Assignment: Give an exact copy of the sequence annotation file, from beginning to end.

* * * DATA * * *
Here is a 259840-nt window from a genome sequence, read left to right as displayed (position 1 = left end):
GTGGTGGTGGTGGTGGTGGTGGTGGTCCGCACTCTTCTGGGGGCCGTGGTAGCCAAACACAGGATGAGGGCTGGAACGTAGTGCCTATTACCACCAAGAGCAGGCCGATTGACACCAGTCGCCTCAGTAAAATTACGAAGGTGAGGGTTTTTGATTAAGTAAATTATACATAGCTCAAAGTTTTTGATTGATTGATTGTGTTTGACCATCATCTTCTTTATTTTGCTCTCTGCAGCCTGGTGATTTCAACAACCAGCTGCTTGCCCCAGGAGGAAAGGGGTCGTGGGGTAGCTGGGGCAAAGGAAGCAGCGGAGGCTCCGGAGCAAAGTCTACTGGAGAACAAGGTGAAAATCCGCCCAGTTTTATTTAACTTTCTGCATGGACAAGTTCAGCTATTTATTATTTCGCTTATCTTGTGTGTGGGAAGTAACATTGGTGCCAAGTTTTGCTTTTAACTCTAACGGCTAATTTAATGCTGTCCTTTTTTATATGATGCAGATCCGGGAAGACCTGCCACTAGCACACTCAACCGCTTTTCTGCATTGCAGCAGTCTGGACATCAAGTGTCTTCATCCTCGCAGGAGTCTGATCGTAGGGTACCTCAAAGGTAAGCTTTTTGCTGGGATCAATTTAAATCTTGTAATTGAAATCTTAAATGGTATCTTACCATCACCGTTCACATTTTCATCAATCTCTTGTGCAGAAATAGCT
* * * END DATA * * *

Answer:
Here is a 259840-nt window from a genome sequence, read left to right as displayed (position 1 = left end):
GTGGTGGTGGTGGTGGTGGTGGTGGTCCGCACTCTTCTGGGGGCCGTGGTAGCCAAACACAGGATGAGGGCTGGAACGTAGTGCCTATTACCACCAAGAGCAGGCCGATTGACACCAGTCGCCTCAGTAAAATTACGAAGGTGAGGGTTTTTGATTAAGTAAATTATACATAGCTCAAAGTTTTTGATTGATTGATTGTGTTTGACCATCATCTTCTTTATTTTGCTCTCTGCAGCCTGGTGATTTCAACAACCAGCTGCTTGCCCCAGGAGGAAAGGGGTCGTGGGGTAGCTGGGGCAAAGGAAGCAGCGGAGGCTCCGGAGCAAAGTCTACTGGAGAACAAGGTGAAAATCCGCCCAGTTTTATTTAACTTTCTGCATGGACAAGTTCAGCTATTTATTATTTCGCTTATCTTGTGTGTGGGAAGTAACATTGGTGCCAAGTTTTGCTTTTAACTCTAACGGCTAATTTAATGCTGTCCTTTTTTATATGATGCAGATCCGGGAAGACCTGCCACTAGCACACTCAACCGCTTTTCTGCATTGCAGCAGTCTGGACATCAAGTGTCTTCATCCTCGCAGGAGTCTGATCGTAGGGTACCTCAAAGGTAAGCTTTTTGCTGGGATCAATTTAAATCTTGTAATTGAAATCTTAAATGGTATCTTACCATCACCGTTCACATTTTCATCAATCTCTTGTGCAGAAATAGCT